The elastic behavior of the services is programmed using service-specific elasticity policies (also known as elasticity rules) that match workload variations with on demand capacity allotments (“Right Scale”; n.d., Rochwerger et al., 2009). In response to executing an elasticity rule, the IaaS provider needs to solve the service placement optimization problem to accommodate new VMs and already deployed ones to maximize profit from service provisioning. In any given billing period, each elastic service contributes to the total revenue of the IaaS provider via the per VM usage based payments aggregated over this period. Currently most IaaS providers offer VM instances from a diversified catalog suggesting a number of discrete hardware configurations. For example, Amazon EC2 offers “small”, “large”, “extra large” and a few other VM configurations, where each configuration represents a different VM sizing and is charged using different instance hour rate1. Usually, VM types are provided under a single standard availability SLA. In (“RESERVOIR,” 2008), availability SLA are further diversified and extended as follows. At any given time, the set of VMs mandated by the active elasticity rules has to be placed in its entirety to comply with the availability SLA of the service. We refer to this as set requirements.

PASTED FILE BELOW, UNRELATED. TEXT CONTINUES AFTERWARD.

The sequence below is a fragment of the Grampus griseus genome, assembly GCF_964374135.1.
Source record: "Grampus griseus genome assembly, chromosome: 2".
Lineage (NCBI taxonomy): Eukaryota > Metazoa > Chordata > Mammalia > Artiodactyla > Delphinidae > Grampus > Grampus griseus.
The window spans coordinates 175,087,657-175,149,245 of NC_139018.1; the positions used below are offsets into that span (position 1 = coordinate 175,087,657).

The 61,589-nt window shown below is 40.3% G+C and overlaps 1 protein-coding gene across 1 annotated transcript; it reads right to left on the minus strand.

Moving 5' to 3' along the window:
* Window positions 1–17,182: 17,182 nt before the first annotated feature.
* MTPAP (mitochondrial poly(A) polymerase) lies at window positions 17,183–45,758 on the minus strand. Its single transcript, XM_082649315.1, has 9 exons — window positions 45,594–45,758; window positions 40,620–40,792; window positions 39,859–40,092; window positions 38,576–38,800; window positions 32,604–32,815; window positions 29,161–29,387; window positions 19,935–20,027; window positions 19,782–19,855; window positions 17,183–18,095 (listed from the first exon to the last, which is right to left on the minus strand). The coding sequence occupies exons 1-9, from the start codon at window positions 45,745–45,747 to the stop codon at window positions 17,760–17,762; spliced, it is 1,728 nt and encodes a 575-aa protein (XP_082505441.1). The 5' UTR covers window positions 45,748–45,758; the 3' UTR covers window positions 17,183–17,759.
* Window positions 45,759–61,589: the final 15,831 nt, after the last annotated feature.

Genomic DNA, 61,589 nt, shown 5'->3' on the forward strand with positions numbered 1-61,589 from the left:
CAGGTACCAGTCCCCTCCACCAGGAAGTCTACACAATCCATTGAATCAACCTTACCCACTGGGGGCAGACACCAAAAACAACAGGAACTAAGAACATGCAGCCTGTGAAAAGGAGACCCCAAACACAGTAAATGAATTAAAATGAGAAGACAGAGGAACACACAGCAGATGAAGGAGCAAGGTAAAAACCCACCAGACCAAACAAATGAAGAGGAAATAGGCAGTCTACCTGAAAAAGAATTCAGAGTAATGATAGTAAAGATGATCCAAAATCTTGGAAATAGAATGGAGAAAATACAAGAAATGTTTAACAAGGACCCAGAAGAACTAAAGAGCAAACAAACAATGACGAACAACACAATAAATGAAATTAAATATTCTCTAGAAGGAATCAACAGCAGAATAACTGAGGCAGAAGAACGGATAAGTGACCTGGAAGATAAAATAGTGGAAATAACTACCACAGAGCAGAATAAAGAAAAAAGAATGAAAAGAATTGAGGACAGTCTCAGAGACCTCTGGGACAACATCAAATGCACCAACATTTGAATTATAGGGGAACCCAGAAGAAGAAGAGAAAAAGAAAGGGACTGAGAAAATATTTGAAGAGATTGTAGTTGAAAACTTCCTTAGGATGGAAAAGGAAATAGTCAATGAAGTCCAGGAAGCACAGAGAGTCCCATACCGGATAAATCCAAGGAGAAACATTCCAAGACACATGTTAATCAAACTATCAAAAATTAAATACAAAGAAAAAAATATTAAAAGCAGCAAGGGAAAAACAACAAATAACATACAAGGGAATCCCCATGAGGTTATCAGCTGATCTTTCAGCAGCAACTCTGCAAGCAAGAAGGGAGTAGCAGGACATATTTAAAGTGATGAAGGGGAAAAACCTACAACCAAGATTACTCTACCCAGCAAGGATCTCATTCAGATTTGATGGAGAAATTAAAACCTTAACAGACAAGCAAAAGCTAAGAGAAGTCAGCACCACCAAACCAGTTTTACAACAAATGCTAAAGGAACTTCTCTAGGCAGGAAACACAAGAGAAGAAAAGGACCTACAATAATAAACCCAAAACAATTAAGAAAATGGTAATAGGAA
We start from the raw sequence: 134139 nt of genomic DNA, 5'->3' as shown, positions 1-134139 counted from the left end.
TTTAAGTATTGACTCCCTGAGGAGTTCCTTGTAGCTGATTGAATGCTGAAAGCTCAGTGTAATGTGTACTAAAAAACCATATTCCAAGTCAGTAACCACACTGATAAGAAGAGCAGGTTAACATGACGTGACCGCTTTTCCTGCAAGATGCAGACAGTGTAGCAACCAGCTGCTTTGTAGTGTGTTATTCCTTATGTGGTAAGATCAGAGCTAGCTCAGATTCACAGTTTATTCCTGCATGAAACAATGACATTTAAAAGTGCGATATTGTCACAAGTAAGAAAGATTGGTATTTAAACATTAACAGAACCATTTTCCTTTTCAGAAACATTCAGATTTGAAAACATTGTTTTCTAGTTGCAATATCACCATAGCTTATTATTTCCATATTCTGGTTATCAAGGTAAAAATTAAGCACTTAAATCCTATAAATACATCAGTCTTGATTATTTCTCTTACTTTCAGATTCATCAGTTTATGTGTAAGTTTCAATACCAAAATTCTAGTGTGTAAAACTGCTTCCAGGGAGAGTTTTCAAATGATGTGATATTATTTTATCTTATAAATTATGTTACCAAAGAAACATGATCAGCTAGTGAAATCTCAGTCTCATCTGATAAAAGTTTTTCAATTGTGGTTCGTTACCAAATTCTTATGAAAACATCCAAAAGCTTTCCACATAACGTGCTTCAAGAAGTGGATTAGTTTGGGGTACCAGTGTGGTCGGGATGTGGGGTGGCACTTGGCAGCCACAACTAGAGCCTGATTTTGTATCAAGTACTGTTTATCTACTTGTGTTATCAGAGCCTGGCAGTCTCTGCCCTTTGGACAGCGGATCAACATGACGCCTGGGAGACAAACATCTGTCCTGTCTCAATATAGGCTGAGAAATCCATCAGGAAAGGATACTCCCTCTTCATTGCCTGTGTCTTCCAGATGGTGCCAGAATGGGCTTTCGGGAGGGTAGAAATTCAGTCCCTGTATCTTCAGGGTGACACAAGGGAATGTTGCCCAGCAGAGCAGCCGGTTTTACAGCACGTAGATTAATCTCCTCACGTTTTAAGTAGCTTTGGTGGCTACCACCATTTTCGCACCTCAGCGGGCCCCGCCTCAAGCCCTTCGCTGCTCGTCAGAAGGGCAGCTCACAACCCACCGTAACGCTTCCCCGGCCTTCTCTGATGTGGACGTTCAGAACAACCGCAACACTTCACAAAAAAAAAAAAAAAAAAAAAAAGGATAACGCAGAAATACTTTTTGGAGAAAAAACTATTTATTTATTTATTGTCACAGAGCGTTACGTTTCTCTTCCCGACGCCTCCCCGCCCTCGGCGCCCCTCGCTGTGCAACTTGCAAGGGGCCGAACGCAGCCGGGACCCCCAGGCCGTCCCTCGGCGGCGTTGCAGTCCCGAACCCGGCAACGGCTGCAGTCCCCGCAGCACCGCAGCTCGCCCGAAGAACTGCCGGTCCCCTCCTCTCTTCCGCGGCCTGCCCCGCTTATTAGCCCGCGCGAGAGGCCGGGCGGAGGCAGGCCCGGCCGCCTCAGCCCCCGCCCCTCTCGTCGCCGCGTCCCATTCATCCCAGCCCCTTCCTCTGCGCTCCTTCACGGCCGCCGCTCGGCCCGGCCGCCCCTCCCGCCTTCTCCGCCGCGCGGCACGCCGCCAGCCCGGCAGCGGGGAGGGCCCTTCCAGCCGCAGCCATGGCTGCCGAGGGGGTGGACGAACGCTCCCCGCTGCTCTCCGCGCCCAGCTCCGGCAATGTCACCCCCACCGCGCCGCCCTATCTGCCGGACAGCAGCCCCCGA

The main focus of our study is SLA compliant placement of multi-VM elastic services under set requirements and placement constraints. In addition, we discuss leveraging statistical multiplexing, inherent to the elastic workloads to improve cost-effoiciency of the cloud provisioning.

Our proposed approach to placement is general and deals with a variety of placement restriction types. In this work, however, we focus on anti-collocation constraints that demand all VMs of the service to be placed on different physical hosts2. While deployment of VMs under placement constraints has received a significant attention in the literature, to the best of our knowledge, this problem was not considered in conjunction with the set requirements.

In this chapter we present Elastic Service Placement Problem (ESPP) that generalizes the model studied by Urgaonkar et al. (2007). The input to ESPP includes set of hosts and set of services, where each service is composed of a set of VMs. Each VM has size and profit that may depend on its type, SLA and the provider costs. In general, each VM may have different profit and capacity demands (size) when assigned to different hosts. The goal of this optimization problem is to maximize the profit obtained from the placed VMs, while respecting the set requirements, placement constraints and resource capacity constraints.